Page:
OPTN Proposal and Comment Portal
The OPTN Liver and Intestine Transplantation Committee has posted their new liver allocation proposal and it can be found here.
Summary of Proposal:
- OPTN has proposed a concentric circle model (referred to as B2C 32) that favors patients within 150 miles of the donor hospital.
- The MELD cutoff for broader sharing is 32.
The comment portal is live here and will remain open until November 1.
- What MELD sharing threshold do you recommend?- Leave blank. Responsive commentary provided below
- Do you recommend that the fixed sizes of the circles be larger, smaller or remain the same? - Larger
- Please indicate your preference for each of the below models
- Broader 2 Circle: - strongly oppose
- Acuity 250+500: - strongly support
- As HRSA’s July 31, 2018, letter to OPTN makes clear, the National Organ Transplant Act (NOTA) and implementing Final Rule require OPTN to establish a “nationwide distribution of organs equitably among transplant patients.”
- While the existing regions and DSAs clearly violate this requirement, simply removing them and replacing them with a scheme that yields a similar result still violates NOTA. Where transplant patients live cannot be the basis for liver allocation unless specifically “required” by NOTA’s narrow exceptions.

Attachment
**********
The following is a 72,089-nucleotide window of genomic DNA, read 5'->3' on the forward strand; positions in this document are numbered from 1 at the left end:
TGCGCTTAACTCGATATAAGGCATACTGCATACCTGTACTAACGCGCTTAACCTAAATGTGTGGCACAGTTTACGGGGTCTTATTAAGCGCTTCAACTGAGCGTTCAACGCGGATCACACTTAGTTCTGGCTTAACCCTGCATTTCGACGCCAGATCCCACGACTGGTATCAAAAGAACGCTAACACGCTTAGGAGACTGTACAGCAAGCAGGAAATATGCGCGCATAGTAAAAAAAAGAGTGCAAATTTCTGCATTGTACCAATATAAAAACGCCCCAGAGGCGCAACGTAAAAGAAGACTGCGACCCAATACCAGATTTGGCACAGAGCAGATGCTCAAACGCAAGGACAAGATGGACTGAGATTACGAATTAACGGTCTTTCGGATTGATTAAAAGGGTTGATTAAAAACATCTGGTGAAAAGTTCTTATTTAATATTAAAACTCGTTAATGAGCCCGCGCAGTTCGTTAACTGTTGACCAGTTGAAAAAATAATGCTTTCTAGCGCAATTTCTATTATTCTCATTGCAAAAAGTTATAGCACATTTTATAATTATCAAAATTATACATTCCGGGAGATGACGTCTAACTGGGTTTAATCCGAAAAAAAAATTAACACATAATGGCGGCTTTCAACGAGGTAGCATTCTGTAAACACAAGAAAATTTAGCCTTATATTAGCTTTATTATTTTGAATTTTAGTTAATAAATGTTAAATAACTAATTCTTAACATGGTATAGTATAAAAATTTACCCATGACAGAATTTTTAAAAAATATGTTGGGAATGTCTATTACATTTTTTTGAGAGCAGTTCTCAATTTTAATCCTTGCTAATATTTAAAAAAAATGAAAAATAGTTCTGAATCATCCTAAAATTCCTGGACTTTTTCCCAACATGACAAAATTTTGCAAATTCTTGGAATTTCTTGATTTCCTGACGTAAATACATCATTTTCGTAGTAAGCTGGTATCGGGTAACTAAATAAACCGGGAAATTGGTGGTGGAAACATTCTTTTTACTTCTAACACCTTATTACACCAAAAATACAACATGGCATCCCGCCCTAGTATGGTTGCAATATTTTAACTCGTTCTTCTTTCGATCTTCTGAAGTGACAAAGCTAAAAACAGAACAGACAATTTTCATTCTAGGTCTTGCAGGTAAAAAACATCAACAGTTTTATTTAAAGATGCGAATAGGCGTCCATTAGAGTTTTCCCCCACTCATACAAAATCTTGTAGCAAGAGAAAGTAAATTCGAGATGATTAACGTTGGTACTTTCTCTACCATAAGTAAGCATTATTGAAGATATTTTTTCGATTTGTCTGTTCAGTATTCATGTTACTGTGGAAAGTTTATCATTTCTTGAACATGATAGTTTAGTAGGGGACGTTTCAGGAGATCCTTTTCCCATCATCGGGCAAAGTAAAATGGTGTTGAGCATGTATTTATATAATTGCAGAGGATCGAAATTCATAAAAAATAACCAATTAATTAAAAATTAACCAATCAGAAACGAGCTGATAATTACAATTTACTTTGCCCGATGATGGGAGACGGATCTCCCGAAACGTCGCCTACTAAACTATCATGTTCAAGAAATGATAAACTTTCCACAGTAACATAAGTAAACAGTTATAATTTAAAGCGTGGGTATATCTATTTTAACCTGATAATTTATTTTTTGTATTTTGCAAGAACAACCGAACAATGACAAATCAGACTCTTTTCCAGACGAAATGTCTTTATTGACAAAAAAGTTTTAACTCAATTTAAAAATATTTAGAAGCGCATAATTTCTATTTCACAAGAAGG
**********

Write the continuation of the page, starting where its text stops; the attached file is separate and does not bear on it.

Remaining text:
- The Final Rule requires distribution of organs “over as broad a geographic area as feasible.”
- While many transplant centers prefer the inequitable and unlawful status quo, HRSA’s letter makes very clear that “consensus is not required under the OPTN final rule and should not be a barrier to adopting a liver allocation policy that complies with the OPTN final rule.”
- Because it is founded in a geographic construct, the B2C model clearly contravenes NOTA and will necessitate HRSA intervention if adopted by OPTN.
- With regard to the MELD cut-off, we believe that any restriction above 15 is unwarranted and contradictory to NOTA and the Final Rule.
- The Acuity model, while imperfect, is oriented in patient need, likely complies with NOTA, and is a firm foundation for achieving the goals of NOTA and the Final Rule.